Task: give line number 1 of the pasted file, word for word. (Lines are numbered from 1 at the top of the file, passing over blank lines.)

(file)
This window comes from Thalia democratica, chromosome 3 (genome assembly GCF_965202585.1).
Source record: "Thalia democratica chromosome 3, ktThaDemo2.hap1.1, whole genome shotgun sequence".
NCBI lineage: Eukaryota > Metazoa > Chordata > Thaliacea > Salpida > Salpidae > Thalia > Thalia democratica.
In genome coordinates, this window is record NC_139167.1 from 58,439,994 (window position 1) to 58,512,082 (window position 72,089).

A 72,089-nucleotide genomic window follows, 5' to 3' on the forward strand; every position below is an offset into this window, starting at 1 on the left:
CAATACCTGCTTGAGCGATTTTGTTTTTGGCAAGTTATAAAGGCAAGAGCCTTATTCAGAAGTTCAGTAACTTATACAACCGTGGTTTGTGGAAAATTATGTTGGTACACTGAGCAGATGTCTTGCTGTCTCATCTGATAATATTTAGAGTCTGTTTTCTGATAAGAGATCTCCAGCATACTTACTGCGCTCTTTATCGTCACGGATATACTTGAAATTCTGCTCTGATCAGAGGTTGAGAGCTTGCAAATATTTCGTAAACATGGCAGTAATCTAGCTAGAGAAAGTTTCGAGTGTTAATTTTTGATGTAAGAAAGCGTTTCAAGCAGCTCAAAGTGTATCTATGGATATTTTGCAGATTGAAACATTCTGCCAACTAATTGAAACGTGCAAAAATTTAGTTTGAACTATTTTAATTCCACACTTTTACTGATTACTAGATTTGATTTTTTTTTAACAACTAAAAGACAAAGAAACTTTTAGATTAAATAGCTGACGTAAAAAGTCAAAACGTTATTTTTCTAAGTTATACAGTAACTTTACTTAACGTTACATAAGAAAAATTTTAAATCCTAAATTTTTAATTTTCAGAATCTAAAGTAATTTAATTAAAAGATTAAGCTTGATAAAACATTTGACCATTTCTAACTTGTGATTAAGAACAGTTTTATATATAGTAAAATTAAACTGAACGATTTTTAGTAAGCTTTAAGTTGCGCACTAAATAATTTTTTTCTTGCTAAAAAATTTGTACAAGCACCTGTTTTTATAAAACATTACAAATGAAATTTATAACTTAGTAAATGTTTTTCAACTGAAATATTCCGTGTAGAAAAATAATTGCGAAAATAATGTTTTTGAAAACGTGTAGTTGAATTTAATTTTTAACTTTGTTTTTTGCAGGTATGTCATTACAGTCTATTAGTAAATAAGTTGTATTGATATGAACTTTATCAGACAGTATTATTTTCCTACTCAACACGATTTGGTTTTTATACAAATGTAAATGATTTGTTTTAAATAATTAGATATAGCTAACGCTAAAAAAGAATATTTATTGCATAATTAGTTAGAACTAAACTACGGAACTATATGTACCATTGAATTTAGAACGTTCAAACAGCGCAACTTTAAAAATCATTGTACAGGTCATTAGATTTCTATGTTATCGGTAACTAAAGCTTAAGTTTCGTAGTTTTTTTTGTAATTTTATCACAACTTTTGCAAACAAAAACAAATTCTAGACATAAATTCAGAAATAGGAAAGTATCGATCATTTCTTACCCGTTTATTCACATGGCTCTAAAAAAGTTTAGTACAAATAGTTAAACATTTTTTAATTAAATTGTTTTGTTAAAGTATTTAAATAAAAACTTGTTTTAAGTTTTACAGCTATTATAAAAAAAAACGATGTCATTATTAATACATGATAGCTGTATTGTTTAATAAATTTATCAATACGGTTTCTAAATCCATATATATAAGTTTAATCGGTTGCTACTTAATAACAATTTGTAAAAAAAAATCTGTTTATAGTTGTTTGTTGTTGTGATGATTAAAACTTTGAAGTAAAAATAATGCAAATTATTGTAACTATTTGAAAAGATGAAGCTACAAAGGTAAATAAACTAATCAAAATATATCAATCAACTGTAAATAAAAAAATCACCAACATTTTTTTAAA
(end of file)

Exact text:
This window comes from Thalia democratica, chromosome 3 (genome assembly GCF_965202585.1).